“Dude, have you seen the new Hunger Games?” “Yeah it was amazing, what did you think of it?” Such was the conversation that dominated the Oxford scene following the release of the Hunger Games: Catching Fire. Having not read the book and found the first movie somewhat average, I made my way to the cinema with mixed feelings.
However, I was pleasantly surprised by the film, and found it to be a very exciting experience, much more exciting than the second Hobbit film at least (yes. You heard me, die-hard hobbit fans..). But what really impressed me was not so much the CGIs nor the intriguing plot, but the depiction of the fashion couture of the Capitol, the heart of Panem.
It is obvious that when Collins described the fashion scene in her book and when Trish Summerville designed the costumes, they aimed to depict a vulgar, self-centered mob desperate to fill their insatiable souls with fabrics, tattoos and delightful food. In writing about the Capitol, Collins is mocking (albeit in a very exaggerated manner) the world of high fashion and its over-emphasis on the aesthetic and pursuit of youth and beauty. Certainly, the mobs’ acts of almost self-harm in changing their bodies that Katniss describes (in the book) could be compared with the issue of runway models living off drips and single pieces of salad in order to stay bone-thin. Having said so, one cannot remain unmoved by the beauty plethora of colours and styles depicted in the film, especially in the famous garden party scene or Katniss’ wedding dress.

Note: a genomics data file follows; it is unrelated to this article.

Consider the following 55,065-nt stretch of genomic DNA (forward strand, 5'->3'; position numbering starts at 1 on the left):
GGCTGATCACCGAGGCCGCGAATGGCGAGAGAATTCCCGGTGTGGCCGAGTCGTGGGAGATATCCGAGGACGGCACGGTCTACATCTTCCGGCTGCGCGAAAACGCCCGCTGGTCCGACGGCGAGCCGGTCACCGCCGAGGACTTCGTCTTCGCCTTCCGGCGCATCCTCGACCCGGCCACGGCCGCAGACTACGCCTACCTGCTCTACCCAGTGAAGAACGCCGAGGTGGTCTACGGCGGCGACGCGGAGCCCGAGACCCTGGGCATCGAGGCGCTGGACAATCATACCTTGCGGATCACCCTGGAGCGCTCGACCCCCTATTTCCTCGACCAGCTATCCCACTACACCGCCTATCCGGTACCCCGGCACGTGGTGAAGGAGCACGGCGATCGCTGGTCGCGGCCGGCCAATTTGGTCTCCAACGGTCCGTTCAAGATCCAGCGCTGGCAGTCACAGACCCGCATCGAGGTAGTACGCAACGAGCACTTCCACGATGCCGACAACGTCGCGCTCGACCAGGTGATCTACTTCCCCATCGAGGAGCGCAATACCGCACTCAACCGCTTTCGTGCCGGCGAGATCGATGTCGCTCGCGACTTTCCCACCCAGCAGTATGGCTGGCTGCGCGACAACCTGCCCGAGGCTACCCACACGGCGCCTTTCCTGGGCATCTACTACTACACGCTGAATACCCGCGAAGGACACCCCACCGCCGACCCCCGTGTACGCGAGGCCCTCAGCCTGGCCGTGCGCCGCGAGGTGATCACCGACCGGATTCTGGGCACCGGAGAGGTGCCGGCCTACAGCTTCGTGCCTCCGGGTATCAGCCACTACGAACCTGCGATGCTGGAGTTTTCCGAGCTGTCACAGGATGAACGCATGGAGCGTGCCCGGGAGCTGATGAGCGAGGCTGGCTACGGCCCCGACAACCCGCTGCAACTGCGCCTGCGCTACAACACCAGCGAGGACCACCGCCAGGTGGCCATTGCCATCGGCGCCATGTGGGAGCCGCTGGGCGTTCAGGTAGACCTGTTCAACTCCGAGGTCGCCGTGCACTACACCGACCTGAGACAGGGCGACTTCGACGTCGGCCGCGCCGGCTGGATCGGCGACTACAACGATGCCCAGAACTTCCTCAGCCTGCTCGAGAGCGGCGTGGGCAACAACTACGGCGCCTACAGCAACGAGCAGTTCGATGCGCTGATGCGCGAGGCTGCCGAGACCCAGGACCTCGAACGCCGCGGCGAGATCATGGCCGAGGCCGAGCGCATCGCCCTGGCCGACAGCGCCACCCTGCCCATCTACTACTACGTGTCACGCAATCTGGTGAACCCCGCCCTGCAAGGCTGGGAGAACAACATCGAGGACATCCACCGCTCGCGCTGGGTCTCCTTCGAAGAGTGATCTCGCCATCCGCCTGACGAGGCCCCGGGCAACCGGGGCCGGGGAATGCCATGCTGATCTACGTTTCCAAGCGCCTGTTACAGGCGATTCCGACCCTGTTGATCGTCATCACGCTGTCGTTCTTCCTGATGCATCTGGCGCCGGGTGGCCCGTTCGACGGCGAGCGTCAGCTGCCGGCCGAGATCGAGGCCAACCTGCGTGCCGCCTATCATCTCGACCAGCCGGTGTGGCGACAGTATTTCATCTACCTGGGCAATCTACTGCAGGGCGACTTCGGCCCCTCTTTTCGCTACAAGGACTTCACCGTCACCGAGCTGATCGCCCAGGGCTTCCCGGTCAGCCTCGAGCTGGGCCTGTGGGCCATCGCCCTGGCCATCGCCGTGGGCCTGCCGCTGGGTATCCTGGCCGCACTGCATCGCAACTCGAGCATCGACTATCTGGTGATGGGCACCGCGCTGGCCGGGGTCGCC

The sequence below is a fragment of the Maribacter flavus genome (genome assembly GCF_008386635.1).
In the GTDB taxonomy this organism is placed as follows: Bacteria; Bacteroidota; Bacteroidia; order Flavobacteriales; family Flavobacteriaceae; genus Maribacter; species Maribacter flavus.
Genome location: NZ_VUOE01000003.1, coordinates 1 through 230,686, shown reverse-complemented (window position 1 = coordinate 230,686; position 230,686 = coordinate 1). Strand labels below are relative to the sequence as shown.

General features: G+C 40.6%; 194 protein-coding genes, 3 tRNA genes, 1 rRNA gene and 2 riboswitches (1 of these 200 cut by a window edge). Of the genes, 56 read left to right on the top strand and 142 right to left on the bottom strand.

The costumes were in fact very thoughtfully designed, as each costume is an expression of the thoughts and feelings of each character. For example, Effie Trinket’s dresses, which were glamorous but always made a little too tight, exemplify her yearning for the beauty that the Capitol offers and yet at the same her discomfort with the way the districts were treated. On the other hand, the blazers of President Snow and his hair cut are designed in such a way as to convey a certain sense of regality and power.
Is there anything we can get out of Capitol fashion and apply it to the real world? Yes is the answer. In fact, many pieces featured in the film are in fact real pieces made by designers. Effie Trinket’s dresses are designed by Alexander McQueen and House of Worth, whilst Junn J and Nicholas K provided pieces for Katniss and Peeta. Unfortunately, they are hardly within the spending range of us, who are living off student loan.
Instead, go away from the film taking this idea with you: that fashion is a form of self-expression, not restriction; what you choose to wear should be an outlet of your individuality, not some means to conformity. It must be with this idea in mind, that costume designer Trish Summerville went about the daunting task of dressing over 6,000 extras individually to give each of them their own expression.
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